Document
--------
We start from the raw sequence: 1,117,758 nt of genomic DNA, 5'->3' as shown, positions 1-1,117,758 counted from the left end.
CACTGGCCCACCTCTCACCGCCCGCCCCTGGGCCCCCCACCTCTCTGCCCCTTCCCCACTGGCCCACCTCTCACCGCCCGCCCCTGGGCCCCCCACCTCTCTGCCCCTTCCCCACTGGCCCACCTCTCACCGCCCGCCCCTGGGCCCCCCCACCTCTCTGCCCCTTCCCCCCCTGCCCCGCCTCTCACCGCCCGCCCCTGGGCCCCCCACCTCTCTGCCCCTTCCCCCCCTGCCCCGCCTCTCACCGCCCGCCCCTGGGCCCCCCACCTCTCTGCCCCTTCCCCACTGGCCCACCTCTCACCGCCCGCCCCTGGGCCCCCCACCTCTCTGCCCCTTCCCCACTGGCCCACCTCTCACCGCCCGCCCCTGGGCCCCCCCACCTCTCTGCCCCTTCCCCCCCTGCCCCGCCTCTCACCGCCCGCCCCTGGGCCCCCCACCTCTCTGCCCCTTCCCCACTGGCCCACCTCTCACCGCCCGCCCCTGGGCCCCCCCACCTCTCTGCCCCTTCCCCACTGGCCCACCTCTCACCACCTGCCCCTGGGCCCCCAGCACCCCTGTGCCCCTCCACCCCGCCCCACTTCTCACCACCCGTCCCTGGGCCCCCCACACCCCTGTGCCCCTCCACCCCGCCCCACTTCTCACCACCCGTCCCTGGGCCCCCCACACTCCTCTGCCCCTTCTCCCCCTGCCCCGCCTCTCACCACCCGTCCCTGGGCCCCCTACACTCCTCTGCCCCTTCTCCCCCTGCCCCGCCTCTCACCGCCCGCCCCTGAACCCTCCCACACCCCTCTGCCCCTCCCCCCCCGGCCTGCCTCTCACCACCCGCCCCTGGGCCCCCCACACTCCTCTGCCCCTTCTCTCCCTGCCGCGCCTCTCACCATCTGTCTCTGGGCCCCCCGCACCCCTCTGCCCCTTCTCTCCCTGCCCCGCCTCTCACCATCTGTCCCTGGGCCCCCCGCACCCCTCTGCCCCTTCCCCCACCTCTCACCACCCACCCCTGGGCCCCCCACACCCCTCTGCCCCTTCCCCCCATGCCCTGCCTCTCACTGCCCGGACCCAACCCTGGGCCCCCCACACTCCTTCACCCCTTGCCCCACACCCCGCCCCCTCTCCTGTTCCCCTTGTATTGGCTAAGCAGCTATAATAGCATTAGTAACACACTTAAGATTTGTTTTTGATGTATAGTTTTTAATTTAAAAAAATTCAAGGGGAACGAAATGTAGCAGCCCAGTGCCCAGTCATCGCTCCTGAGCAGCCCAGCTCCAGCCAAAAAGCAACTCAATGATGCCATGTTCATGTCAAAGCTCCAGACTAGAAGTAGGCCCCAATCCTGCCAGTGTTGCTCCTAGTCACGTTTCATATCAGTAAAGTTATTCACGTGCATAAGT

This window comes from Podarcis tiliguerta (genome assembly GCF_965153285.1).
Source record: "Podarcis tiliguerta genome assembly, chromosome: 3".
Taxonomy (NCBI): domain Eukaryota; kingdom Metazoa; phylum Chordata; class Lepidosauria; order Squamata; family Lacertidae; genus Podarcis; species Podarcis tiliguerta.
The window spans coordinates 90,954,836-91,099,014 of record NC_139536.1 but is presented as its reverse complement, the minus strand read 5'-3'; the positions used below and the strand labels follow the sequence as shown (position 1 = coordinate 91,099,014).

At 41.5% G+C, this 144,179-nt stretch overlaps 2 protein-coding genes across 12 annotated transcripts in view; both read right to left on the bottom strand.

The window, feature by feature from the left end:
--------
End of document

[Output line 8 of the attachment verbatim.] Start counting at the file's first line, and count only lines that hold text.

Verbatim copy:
The window, feature by feature from the left end: